Interview with The Crimson Pact - Part Two

As Halloween, All Saint’s Day, All Souls’ Day, and the Day of the Dead swing by, how better to celebrate than demons? Or at least, getting into the heads of authors who brought you the demons of The Crimson Pact. We’ll be running this interview in four parts through Saturday… and check out down at the bottom for a special deal!

Participating in this roundtable interview are ten authors, who between them have stories in all four volumes of The Crimson Pact. After reading the interview, stop by their blogs and websites and say hi!

The authors in this roundtable are (in no particular order): Chanté McCoy, Elizabeth Shack, JM Perkins, KE McGee, Justin Swapp, Michaele Jordan, Rebecca Brown, Richard Lee Byers, Sarah Hans, and Stephanie Lorée.

Do you have any formal training? Did you ever take courses in writing? Did they help?
Michaele Jordan: Years of English lit, and a short lived job in copy-editing & slush pile reduction.
Eric Bosarge: I have an MFA from Stonecoast at the University of Southern Maine. Saying it helped is the biggest understatement ever.
Richard Lee Byers: In college, I took two Honors English courses which were your basic how-to-write-an-essay classes. The instructors were very good and taught me a lot about turning ideas into effective prose.
Chanté McCoy: Yes, yes, and yes. While you don’t need to study English to be a writer, I went that path. My bachelor’s and master’s degrees strengthened my understanding of the language and grammar, taught me to think analytically and synthesize information, and exposed me to the classics and the works of great writers. Equally important, those programs gave me an opportunity to meet others passionate about the craft, and those interactions strengthened my resolve to pursue writing as a career. (Now, my critique group provides that infusion of enthusiasm which sometimes falters.) Yet, the best training has been just putting pen to paper over and over again. I’ve been writing since grammar school, tackling poems, short stories, newspaper articles, and then onward to corporate documents to pay the bills. No one needs to have a bachelor’s, let alone a master’s, to be a writer. They only need the drive and the willingness to learn about the craft (including grammar!!).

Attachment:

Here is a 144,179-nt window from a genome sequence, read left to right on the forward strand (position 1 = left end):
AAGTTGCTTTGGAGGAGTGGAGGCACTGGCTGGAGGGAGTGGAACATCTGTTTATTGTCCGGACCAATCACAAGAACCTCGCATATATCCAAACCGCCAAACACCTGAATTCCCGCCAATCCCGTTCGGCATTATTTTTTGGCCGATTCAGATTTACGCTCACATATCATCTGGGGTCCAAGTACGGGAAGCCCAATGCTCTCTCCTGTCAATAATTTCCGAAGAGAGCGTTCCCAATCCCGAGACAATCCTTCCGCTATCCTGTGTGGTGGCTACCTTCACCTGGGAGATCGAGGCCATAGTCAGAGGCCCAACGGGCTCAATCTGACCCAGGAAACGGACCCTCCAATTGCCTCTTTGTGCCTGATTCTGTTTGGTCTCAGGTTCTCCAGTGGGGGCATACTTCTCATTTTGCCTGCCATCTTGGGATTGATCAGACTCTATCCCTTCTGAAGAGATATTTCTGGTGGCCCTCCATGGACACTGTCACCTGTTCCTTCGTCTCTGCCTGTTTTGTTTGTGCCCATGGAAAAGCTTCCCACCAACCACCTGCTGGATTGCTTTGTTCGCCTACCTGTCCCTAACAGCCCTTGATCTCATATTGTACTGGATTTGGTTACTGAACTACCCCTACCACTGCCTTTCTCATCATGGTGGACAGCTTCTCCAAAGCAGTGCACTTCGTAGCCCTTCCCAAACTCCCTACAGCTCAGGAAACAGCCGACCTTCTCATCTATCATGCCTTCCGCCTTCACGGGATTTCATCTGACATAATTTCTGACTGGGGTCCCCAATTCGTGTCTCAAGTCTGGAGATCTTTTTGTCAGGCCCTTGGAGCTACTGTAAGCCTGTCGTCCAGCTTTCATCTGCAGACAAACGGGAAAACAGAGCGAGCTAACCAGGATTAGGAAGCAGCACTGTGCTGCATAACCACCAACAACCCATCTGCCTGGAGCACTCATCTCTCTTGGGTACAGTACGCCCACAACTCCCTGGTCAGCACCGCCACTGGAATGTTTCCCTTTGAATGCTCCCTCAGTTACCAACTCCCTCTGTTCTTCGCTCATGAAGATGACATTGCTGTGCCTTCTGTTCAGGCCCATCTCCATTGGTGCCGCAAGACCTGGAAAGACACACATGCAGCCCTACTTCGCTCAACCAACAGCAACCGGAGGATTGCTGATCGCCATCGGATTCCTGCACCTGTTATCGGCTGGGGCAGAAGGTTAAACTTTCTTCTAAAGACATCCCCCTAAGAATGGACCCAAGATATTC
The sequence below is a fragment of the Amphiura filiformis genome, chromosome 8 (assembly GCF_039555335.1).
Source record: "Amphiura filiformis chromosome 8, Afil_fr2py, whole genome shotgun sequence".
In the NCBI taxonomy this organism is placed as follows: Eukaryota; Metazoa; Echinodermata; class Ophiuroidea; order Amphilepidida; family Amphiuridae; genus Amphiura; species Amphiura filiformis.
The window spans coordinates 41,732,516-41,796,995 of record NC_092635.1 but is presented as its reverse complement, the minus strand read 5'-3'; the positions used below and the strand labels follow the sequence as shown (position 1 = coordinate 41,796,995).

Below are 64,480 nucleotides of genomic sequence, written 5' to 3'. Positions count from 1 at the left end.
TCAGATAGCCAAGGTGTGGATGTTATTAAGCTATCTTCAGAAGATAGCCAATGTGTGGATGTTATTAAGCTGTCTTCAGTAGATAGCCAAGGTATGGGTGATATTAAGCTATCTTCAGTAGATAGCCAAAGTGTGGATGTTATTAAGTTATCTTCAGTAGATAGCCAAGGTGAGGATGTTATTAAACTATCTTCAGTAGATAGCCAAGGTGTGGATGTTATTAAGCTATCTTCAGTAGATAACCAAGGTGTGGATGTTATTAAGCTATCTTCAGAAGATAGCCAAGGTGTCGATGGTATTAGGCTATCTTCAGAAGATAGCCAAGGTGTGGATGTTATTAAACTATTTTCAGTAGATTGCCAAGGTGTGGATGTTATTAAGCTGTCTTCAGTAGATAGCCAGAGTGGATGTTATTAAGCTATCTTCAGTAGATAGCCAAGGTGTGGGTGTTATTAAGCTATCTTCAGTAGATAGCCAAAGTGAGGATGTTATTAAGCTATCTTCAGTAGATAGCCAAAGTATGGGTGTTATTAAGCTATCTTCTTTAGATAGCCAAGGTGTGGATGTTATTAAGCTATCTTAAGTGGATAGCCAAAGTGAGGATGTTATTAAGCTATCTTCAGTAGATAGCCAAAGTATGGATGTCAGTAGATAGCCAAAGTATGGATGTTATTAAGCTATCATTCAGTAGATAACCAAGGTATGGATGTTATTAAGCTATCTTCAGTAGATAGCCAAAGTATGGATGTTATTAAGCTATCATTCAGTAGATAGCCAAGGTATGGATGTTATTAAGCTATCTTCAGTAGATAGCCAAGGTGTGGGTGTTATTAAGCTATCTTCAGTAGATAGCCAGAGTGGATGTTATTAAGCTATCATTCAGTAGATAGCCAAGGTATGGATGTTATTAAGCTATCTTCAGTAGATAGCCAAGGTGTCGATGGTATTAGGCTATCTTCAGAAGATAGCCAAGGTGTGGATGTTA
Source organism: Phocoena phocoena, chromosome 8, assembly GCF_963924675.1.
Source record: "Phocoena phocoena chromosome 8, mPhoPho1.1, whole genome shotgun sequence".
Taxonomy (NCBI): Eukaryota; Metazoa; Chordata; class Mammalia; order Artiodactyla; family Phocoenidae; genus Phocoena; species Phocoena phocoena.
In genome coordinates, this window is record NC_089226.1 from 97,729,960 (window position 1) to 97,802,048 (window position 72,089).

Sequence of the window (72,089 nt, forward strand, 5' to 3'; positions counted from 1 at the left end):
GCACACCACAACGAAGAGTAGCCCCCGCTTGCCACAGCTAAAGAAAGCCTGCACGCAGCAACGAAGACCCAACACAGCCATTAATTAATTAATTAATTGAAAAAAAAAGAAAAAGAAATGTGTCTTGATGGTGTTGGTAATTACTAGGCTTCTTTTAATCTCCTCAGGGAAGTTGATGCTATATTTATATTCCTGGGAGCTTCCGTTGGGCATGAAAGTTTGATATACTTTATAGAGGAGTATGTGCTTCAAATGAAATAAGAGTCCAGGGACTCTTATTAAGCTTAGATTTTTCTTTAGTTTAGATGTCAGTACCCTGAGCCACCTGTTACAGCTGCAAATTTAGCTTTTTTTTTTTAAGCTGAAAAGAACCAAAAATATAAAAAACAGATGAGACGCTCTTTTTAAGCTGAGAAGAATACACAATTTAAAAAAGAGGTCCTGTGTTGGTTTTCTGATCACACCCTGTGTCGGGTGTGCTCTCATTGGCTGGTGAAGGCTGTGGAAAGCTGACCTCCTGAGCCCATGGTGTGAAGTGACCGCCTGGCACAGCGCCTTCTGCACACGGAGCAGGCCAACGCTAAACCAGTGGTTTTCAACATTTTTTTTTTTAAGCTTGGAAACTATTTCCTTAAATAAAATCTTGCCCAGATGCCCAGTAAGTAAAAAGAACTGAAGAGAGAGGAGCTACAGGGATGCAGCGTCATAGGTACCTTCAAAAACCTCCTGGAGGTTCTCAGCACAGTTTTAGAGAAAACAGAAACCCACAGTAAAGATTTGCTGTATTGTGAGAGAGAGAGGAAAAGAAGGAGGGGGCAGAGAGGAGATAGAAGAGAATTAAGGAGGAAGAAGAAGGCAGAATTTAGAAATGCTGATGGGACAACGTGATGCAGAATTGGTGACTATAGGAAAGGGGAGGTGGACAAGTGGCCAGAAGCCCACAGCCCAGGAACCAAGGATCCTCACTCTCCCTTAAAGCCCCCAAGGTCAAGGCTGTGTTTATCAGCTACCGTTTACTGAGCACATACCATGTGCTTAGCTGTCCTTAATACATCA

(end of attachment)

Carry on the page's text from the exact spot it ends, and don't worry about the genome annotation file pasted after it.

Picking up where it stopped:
What are the occupational hazards of being a writer/editor?
JM Perkins: Getting fat(ter), addiction, a bipolar bouncing between unwarranted arrogance (This book will change the world!) and horrific despair (I’m a fraud who will never amount to anything), crippling envy, a wholly unwarranted sense of entitlement, and only being able to write characters who are writers.
Richard Lee Byers: Not being able to predict your income from one quarter to the next. Succumbing to soul-killing jealousy of writers who seem to be doing better than you are.
K.E. McGee: Ink pen explosions on plane flights.
Elizabeth Shack: Paper cuts and ink stains. But probably mostly pain from sitting and typing a lot. Moving around, good posture, and stretching exercises help a lot.
Stephanie Lorée: Many don’t know, but I’m also a slush editor for a number of magazines/anthologies, which means I read a ton of unsolicited manuscripts. While most of submissions fall into the category of “good but not great,” the truly awful should come with warning labels. Some of the things I read range from horribly offensive (sexist/racist/etc) to utterly disgusting (I once read a detailed description of excrement from the perspective of a toilet). Any writer who complains about the slushpile should spend a month wallowing in it. The peek behind the curtain is invaluable.
Now, as a writer, be prepared to face the following hazards:
1) Self-doubt
2) Coffee (and/or alcohol) abuse
3) Loneliness
4) Rejection
5) People asking what your “real job” is
6) People telling you that they, too, wrote a novel
7) Original ideas you learn aren’t so original
8) Waking up in the middle of the night with yet another Brilliant Idea
9) Being broke (and likewise, difficulty getting paid)
10) More rejection
Writers write because we have to, otherwise the voices in our heads will take over completely.


What are you usually wearing when you’re writing?
Rebecca Brown: It depends on what I’m writing - I have to get into the mood of the piece. I have a pair of red shoes I wear when I write certain genres, for example… I can’t write at all when I’m wearing socks. I don’t know why.

Can you tell me about a time you killed off a character and then regretted it?
K.E. McGee: No. They should have seen it coming.

Thanks again to all the authors in this roundtable: Chanté McCoy, Elizabeth Shack, JM Perkins, KE McGee, Justin Swapp, Michaele Jordan, Rebecca Brown, Richard Lee Byers, Sarah Hans, and Stephanie Lorée.

Remember, this rountable interview goes through Saturday the third, just like the discount at Alliteration Ink! Use code ALLSOULS for 10% off your entire order of ANY eBook if you buy it directly from the Alliteration Ink digital bookstore (ePub/Kindle formats for all titles, many with PDF as well).

Short URL for this post: http://tmblr.co/ZCJqnxWNq429